From Odessa with Love

The Federation’s Global Committee embarks on a trip to Ukraine and Hungary

“Travel makes one modest. You see what a tiny place you occupy in the world.” – Gustave Flaubert

“A mind that is stretched by a new experience can never go back to its old dimensions.” – Oliver Wendell Holmes

“A journey is best measured in friends, rather than miles.” – Tim Cahill

There are countless quotes that capture the wonders of travel, but none has yet been found that truly captures the unique and fulfilling experience of visiting distant Jewish communities with like-minded travelers from home.

A small group of lay and professional leaders has just begun a journey to Ukraine and Hungary on behalf of the new Global Committee of the Jewish Community Federation of San Francisco, the Peninsula, Marin and Sonoma Counties, yet we already have a sense that this will be a special week in Odessa and Budapest. After each traveler found his/her own way through a somewhat grueling multi-stop journey through various transit points familiar (Washington) and less-so (Zurich, Frankfurt, etc), the group came together in Odessa on October 27, a bit jetlagged and weary but clearly excited for what lies in store.

Our goals for the trip are pretty straightforward: education, gaining a better understanding of the historical, demographic, economic, political and other factors that make Odessa and Budapest unique, and engaging with Jews in each city to find common ground, share best practices, learn of local challenges and opportunities, and connect – both with each other and with our local counterparts – before bringing back stories to share with our Federation family back home.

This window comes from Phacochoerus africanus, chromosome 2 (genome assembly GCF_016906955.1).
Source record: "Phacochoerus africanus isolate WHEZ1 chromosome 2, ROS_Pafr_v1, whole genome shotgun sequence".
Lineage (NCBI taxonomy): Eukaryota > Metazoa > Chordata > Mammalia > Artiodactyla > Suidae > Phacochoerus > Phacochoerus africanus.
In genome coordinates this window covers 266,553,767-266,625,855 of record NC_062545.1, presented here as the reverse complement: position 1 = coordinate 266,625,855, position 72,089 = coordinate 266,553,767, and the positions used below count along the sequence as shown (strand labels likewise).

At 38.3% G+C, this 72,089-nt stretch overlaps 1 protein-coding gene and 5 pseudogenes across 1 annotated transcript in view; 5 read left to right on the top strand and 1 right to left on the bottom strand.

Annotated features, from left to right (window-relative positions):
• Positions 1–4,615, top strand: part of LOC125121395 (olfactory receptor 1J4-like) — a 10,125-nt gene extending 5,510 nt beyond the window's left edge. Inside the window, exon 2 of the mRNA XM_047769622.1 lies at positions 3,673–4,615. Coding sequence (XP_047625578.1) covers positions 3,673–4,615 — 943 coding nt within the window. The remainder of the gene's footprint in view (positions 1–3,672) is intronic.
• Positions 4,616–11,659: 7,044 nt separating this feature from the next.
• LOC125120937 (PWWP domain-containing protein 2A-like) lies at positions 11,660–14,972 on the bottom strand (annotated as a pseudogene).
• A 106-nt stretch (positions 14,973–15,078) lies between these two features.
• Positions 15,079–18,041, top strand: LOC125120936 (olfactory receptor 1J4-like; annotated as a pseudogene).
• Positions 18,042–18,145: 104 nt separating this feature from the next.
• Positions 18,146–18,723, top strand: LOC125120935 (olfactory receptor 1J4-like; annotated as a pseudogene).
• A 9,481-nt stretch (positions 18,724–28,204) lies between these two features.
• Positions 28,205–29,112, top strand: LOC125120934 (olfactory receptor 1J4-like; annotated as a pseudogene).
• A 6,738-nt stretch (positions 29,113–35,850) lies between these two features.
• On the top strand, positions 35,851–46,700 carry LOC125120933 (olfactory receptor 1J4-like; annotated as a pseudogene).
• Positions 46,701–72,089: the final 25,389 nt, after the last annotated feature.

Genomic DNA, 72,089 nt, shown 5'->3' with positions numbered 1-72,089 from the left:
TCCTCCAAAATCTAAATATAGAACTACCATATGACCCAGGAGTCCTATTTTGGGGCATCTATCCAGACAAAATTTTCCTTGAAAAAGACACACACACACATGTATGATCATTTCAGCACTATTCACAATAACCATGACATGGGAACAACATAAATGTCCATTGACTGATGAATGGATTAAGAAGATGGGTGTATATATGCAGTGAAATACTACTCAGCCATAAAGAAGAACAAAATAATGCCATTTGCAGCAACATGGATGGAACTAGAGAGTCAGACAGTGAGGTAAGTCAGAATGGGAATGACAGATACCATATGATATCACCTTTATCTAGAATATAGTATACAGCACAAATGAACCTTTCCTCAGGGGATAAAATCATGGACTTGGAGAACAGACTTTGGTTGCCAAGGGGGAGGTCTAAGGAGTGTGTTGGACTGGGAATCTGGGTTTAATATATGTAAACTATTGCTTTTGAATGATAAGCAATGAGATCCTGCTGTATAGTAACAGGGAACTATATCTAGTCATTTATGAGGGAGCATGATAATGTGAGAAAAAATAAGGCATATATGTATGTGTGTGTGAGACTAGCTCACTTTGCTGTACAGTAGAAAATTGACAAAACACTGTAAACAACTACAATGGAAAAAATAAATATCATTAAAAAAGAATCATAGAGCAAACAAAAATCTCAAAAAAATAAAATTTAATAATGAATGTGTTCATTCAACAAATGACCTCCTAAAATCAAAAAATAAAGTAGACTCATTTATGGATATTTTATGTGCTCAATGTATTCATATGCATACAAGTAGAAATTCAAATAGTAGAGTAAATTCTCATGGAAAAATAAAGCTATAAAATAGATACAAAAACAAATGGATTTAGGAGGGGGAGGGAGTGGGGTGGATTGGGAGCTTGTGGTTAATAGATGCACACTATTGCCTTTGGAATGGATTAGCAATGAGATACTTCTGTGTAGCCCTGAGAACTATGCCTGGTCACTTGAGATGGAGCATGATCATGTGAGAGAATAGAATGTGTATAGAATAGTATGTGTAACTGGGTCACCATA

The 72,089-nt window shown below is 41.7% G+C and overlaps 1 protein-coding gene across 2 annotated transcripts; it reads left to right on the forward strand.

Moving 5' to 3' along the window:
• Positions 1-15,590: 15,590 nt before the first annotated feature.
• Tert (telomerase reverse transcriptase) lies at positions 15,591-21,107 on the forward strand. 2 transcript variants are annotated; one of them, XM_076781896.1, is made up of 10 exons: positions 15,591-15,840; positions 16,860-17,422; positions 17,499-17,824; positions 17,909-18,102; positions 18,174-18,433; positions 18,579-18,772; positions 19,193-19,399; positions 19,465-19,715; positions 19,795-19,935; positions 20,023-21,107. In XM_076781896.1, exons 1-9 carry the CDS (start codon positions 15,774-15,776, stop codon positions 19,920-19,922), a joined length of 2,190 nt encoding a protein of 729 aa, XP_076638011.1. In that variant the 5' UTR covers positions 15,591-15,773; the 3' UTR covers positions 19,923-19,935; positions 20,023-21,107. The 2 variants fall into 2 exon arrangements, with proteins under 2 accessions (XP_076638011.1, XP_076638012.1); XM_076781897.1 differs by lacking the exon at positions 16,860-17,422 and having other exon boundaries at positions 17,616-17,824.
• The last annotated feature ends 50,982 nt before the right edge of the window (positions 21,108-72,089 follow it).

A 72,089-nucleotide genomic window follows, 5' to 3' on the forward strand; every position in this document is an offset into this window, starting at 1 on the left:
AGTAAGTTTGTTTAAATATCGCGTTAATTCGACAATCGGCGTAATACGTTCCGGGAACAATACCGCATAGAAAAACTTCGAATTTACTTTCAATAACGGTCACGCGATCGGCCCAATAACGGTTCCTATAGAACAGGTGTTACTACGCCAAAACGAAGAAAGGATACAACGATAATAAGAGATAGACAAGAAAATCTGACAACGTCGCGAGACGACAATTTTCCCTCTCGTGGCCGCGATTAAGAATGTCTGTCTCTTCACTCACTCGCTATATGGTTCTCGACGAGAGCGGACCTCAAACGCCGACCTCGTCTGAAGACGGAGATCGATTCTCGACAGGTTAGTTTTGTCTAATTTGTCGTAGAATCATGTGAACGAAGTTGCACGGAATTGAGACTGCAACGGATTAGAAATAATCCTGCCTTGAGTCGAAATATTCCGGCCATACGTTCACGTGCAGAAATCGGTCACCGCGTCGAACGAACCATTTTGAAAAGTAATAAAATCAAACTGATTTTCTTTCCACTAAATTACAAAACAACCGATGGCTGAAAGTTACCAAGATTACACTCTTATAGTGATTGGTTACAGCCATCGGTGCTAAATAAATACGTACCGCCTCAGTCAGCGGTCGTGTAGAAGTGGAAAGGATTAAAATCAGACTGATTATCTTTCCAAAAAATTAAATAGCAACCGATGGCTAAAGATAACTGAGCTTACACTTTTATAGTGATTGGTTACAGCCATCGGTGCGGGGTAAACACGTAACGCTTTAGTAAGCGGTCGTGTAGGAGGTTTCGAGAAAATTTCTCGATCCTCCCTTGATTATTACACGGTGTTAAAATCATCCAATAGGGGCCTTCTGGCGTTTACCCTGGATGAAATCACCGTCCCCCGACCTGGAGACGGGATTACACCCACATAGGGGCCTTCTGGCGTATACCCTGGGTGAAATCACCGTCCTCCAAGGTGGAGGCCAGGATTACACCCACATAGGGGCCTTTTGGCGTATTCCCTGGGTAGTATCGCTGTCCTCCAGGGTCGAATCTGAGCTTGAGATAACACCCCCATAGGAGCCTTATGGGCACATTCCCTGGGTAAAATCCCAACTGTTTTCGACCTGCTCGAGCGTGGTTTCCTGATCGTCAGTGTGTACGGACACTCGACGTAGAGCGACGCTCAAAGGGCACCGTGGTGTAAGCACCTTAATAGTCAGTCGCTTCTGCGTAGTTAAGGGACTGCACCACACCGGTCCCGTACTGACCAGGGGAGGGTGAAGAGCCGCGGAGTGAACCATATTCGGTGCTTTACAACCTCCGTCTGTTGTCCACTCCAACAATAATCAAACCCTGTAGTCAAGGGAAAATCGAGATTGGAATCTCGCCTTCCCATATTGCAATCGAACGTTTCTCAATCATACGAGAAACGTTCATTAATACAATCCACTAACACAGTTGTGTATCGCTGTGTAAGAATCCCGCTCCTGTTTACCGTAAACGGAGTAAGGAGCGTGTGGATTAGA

Odessa, founded by Crimean Khans, was captured by Catherine the Great in 1794 in order to establish a strong seaport on the southern border of the Russian empire. A uniquely open and diverse enclave in the tsarist empire, Odessa’s remote location and appeal as a port city exposed it to many immigrant cultures, contributing to all the benefits – and challenges – that broad diversity brings. By the end of the 19th century, Odessa had become a world center for Jewish life, with Jews comprising some 37% of the local population and serving leading roles in banking, industry, and trade. The city, however, was sadly a center for pogroms as well, which led many to Zionism (among others, Ze'ev Jabotinsky called Odessa home).

Soviet control suppressed Jewish life in Odessa for many years, followed by the horrors of the Holocaust. The American Jewish Joint Distribution Committee (JDC), our host for this trip and the Federation’s key global partner, entered Odessa in the early 1990s after the fall of the Soviet Union. Since then, they have worked hard to help many Jews with the basic needs of daily existence (from the 500 at-risk Jewish children and their families that it serves, plus some 6,500 needy elderly that live amid political and economic instability), and to help rebuild the Jewish community’s institutions, such as JCC recently created through the generosity of San Francisco's own Grand family.

The above is just a snapshot of a complex history and current conditions; our group is very excited to learn more as our trip gets officially underway. At our opening dinner, JDC's Asher Ostrin, Senior Director for International Affairs and one of the world's foremost experts on post-Soviet Jewish life, briefly addressed the group and touched us with some photos connecting our visit with JDC's efforts. As we enter the rhythm and landscape of Odessa, I look forward to the many new people and places that we will soon encounter.

Brian Perlman is chair of the Federation’s Global Committee. He enjoys visiting Jewish communities around the world and trying to help with local needs. Brian lives in San Francisco with his family and is the managing member at The Ron Kaufman Companies, LLC.

The Federation’s Global Committee seeks to care for our global Jewish community through supporting humanitarian relief and revitalizing Jewish communities worldwide. Jewish communities around the world have confronted the unthinkable over the past century: famine, world wars, communist repression, political strife, and genocide. The Federation addresses the needs of vulnerable Jewish individuals and communities through strategic partnerships with effective and seasoned direct service organizations. A significant portion of our funding is directed to the American Jewish Joint Distribution Committee, a very experienced and trusted organization with which the Federation has partnered for decades.

Categories: Overseas


October 27, 2016


Brian Perlman